A stroke is something you really want to try and avoid. According to a study published Thursday, among people who survive a stroke, complications from the event typically deprive people of about two years of healthy life.
The study examined the outcomes of more than 1,200 stroke patients (their average age was 66) treated in university hospitals in South Korea. All of the patients had serious ischemic strokes, in which a blood vessel supplying blood to the brain is blocked. Researchers calculated the impact of the stroke in terms of a measure called "disability-adjusted life years." This measure combines years of life lost with years of healthy life lost due to disability. The average disability-adjusted life years lost to stroke was 3.82. But among patients suffering any of a range of complications, the average was 5.21 -- a difference of two years.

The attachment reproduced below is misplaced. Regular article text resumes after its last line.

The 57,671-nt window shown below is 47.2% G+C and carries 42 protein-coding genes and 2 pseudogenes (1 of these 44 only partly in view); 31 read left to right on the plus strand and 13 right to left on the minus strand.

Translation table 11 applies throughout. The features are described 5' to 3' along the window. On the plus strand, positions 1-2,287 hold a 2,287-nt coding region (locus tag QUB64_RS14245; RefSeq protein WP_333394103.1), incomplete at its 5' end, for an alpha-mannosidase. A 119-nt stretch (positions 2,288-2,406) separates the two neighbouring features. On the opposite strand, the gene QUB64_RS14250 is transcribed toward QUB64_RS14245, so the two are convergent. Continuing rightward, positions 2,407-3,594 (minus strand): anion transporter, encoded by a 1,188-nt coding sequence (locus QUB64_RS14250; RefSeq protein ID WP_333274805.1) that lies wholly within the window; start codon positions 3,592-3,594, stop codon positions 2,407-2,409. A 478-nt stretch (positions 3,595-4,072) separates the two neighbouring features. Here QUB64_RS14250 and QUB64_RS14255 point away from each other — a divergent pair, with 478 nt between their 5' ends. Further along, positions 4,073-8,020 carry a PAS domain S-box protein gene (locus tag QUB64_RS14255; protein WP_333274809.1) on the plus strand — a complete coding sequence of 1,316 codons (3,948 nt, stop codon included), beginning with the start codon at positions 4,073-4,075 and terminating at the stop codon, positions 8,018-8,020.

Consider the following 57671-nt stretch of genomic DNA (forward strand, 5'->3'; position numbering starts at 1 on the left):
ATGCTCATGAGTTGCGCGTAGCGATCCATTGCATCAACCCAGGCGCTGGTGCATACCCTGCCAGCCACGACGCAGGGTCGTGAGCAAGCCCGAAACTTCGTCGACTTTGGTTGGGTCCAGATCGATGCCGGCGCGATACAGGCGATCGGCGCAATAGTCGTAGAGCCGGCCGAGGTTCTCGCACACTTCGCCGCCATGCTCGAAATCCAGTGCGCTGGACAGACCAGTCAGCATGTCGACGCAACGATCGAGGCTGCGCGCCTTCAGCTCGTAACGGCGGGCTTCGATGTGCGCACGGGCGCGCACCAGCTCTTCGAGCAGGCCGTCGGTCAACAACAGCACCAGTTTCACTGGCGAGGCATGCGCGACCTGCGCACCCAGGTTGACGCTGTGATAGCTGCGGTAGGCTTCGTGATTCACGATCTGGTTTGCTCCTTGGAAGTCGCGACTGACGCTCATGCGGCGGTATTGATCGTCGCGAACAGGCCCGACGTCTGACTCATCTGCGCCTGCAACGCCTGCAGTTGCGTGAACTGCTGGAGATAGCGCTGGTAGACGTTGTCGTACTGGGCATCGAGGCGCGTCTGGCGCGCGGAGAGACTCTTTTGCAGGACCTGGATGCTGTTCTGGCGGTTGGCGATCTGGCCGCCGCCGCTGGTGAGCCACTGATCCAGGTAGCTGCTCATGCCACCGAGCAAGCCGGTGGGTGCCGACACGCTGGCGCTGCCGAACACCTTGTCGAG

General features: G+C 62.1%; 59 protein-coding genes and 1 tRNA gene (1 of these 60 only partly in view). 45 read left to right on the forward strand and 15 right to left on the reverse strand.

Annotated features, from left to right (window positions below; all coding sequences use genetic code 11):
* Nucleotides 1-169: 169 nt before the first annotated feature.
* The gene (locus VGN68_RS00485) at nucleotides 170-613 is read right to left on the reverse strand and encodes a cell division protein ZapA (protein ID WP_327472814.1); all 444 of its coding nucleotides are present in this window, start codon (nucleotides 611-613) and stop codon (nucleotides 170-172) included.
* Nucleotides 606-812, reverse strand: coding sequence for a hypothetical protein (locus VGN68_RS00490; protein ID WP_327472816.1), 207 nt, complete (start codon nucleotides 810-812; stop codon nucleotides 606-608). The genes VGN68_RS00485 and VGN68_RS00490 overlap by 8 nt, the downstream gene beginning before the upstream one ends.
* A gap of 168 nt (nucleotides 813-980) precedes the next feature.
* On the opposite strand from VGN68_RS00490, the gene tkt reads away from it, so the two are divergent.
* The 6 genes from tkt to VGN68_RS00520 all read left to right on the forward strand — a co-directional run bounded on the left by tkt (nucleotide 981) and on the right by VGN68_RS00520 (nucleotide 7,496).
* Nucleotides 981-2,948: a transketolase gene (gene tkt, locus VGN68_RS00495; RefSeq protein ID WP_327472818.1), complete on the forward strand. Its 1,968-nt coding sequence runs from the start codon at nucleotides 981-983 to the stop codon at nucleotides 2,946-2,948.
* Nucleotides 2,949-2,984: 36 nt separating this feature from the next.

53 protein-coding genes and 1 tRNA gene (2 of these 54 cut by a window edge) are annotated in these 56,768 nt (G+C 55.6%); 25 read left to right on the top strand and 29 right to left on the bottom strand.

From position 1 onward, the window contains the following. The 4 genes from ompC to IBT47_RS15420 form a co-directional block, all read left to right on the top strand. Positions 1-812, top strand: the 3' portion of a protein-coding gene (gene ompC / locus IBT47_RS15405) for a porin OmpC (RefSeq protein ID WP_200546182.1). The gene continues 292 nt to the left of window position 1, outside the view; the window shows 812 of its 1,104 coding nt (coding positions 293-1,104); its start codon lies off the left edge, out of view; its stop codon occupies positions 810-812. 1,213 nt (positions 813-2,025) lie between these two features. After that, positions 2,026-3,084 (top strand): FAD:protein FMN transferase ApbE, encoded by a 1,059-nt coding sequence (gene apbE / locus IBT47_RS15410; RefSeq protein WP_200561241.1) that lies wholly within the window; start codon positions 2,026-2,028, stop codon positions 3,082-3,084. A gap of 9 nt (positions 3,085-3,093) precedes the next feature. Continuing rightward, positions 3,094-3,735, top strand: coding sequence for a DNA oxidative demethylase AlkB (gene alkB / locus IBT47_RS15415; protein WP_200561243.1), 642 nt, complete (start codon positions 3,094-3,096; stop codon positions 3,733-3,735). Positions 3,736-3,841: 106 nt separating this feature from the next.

About 34% of stroke patients have some complication within four weeks of the event, such as stroke progression, pneumonia, urinary tract infection, seizure or other problems. However, aggressive care can minimize the risk of complications. Information on recovering from a stroke can be found on this web page.
The study is published in Stroke: Journal of the American Heart Assn.
-- Shari Roan
Photo credit: Laszlo Balogh / Reuters